A 20-minute drive from the heart of Nashville, Radnor Lake State Park is a 1,332-acre sanctuary of tranquility, trees, and wildlife that smells like leaves, grass, and still water. Surrounding the 100-year-old man-made lake are short trails, totaling six miles, that range from .25 to 1.9 miles. Cyclists, runners, and dogs are prohibited everywhere expect the paved Otter Creek Road Trail. The most popular route is the flat, nearly 2-mile loop around the lake. For those who prefer their hikes to feel more like rugged hikes than gentle meanders there are paths less traveled by, like the Ridge Trail that veers up into and back down through the shady hillside.
What Makes It Great
The park's relative proximity to just about everywhere is a key part of its appeal, as is it offers something to people of all fitness levels, including the 2 paved paths accessible to those in wheelchairs. This respite from urban life is especially nice, too, because of the park's no-jogging rule, which has the effect of slowing everything down. There are speed-walking exceptions, but most people come here not to be in a hurry or to make a ruckus. They walk slowly, alone or in quietly conversing pairs, pausing for frequent sightings of deer, turtles, myriad birds such as owls, and other winged or four-legged park inhabitants.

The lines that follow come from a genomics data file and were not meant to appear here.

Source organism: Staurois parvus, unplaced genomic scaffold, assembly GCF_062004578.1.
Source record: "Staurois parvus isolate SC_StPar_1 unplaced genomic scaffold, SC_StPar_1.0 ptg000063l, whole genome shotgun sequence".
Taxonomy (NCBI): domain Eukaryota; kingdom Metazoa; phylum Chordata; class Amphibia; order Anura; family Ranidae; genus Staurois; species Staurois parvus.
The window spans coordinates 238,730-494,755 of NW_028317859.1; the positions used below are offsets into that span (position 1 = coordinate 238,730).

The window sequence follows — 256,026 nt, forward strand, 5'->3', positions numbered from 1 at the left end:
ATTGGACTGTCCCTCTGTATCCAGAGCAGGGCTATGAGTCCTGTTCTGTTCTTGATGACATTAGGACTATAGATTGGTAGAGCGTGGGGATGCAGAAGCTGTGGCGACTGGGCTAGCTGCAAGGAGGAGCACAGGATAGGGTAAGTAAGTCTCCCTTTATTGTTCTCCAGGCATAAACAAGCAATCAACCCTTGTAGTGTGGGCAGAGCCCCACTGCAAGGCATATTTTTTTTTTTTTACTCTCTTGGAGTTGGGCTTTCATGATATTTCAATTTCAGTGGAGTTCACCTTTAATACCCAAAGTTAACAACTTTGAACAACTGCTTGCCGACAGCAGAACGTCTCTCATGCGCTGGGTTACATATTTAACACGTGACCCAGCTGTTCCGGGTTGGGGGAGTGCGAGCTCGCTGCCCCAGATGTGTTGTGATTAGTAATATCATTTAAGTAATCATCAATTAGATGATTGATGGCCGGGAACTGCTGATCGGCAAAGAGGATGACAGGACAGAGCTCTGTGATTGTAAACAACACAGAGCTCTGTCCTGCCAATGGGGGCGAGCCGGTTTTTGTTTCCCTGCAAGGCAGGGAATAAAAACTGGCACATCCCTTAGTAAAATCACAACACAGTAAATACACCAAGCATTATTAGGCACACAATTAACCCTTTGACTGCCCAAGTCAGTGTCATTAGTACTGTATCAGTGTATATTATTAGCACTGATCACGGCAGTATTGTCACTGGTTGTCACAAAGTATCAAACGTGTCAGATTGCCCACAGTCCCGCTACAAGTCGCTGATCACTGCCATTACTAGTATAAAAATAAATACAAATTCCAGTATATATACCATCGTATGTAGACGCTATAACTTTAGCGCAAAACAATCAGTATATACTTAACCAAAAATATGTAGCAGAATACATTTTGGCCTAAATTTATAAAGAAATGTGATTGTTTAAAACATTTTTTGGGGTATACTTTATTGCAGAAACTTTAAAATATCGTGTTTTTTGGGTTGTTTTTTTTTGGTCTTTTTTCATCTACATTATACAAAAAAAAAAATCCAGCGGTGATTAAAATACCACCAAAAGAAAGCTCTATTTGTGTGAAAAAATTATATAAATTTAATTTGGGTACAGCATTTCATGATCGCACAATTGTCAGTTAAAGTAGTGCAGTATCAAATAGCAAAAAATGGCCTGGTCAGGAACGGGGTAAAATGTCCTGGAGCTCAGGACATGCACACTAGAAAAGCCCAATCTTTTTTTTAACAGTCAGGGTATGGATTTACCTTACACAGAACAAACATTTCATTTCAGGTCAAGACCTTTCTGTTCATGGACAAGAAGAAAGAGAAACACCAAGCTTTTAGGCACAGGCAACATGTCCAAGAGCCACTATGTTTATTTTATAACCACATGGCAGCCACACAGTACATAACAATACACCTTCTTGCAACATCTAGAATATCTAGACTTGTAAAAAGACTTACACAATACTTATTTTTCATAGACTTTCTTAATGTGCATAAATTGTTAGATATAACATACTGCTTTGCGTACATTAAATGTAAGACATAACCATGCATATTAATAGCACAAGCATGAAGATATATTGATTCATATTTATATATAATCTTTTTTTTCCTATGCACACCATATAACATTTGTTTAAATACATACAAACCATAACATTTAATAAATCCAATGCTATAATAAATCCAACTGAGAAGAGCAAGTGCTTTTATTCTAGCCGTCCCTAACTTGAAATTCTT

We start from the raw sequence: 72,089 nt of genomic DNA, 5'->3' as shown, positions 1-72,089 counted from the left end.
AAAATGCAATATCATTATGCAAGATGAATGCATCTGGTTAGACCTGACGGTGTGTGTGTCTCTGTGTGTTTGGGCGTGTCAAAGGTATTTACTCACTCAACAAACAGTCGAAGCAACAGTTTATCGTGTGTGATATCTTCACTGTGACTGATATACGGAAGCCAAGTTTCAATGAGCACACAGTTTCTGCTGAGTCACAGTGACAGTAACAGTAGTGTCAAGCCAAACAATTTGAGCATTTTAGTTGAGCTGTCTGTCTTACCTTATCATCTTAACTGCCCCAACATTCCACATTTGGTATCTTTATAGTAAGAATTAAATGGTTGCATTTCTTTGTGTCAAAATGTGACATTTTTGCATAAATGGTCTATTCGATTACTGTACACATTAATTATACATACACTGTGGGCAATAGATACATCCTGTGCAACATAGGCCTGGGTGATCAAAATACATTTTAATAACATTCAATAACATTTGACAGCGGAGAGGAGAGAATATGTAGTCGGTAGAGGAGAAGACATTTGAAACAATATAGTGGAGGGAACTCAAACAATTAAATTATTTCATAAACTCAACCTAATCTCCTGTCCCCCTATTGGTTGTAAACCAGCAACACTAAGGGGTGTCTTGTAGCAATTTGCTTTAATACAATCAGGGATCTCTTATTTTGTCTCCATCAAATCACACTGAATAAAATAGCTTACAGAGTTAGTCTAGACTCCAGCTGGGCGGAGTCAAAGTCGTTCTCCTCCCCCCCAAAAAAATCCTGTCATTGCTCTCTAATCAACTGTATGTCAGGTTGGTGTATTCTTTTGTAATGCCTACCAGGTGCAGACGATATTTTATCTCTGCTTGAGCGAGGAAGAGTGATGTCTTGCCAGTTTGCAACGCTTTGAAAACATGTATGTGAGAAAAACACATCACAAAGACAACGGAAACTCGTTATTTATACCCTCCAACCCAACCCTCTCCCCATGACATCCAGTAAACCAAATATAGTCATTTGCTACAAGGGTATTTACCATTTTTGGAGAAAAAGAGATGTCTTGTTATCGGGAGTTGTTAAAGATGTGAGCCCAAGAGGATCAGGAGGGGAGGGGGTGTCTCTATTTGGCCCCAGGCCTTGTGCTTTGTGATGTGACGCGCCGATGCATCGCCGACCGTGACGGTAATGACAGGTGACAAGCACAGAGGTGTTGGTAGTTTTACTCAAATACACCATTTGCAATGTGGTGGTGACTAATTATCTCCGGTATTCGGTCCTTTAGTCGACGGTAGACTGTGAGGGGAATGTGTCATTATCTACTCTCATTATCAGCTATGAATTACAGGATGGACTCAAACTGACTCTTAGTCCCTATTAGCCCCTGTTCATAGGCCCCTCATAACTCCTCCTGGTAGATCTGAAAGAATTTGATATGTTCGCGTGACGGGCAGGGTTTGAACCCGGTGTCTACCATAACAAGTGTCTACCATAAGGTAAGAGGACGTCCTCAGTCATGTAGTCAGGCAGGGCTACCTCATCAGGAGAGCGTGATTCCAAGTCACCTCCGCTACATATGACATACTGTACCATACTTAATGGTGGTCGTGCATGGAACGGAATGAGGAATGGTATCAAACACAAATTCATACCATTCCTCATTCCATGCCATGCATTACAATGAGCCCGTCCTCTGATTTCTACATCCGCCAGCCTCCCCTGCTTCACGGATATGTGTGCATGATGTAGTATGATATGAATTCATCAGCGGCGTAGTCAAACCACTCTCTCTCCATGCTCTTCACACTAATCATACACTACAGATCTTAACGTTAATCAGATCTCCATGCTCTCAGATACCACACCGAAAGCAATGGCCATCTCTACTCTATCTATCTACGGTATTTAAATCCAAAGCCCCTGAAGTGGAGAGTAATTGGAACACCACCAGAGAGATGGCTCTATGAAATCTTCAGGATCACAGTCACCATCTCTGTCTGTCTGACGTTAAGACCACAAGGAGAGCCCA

Who is Going to Love It
Birdwatchers flock here in the spring and fall during migration because Radnor stands out as one of Tennessee's most popular watering holes for warblers and other birds. People who crave nature but have only an hour or two to spare can get their fix of fresh air and wide open space and sky by walking through the hardwood forest. The atmosphere and short length of the trails are family- and kid-friendly, and the views of the water, trees, neighboring hills, and often ubiquitous deer are picturesque. Local artists and photographers visit the park to paint take photos. Even when the trails are most crowded, in warmer months, the park is an oasis of calm. All of the trails have benches where visitors often sit in peace. More serious hikers can string trails together to get a workout.
Directions, Parking, & Regulations
Entrance to the park is free, as is parking. There are two lots, the main one of which is next to the park's nature center, on the western side of the lake. Take I-65 to Harding Place (exit 78) then drive west on Harding Place to Granny White Pike. Turn left and drive south to Otter Creek Road, which is across from Granny White Market, and turn left. To reach the second parking lot, on the other side of the late, west of I-65, at the intersection of Old Hickory Blvd and Franklin Pike, turn onto Franklin and keep going until you read the parking lot at the end of the open road. Restrooms are available at both entrances. There is no food allowed in the park and no feeding of wildlife. Dogs are prohibited on all of the trails except the paved Otter Creek Road Trail, where they must be kept on leashes.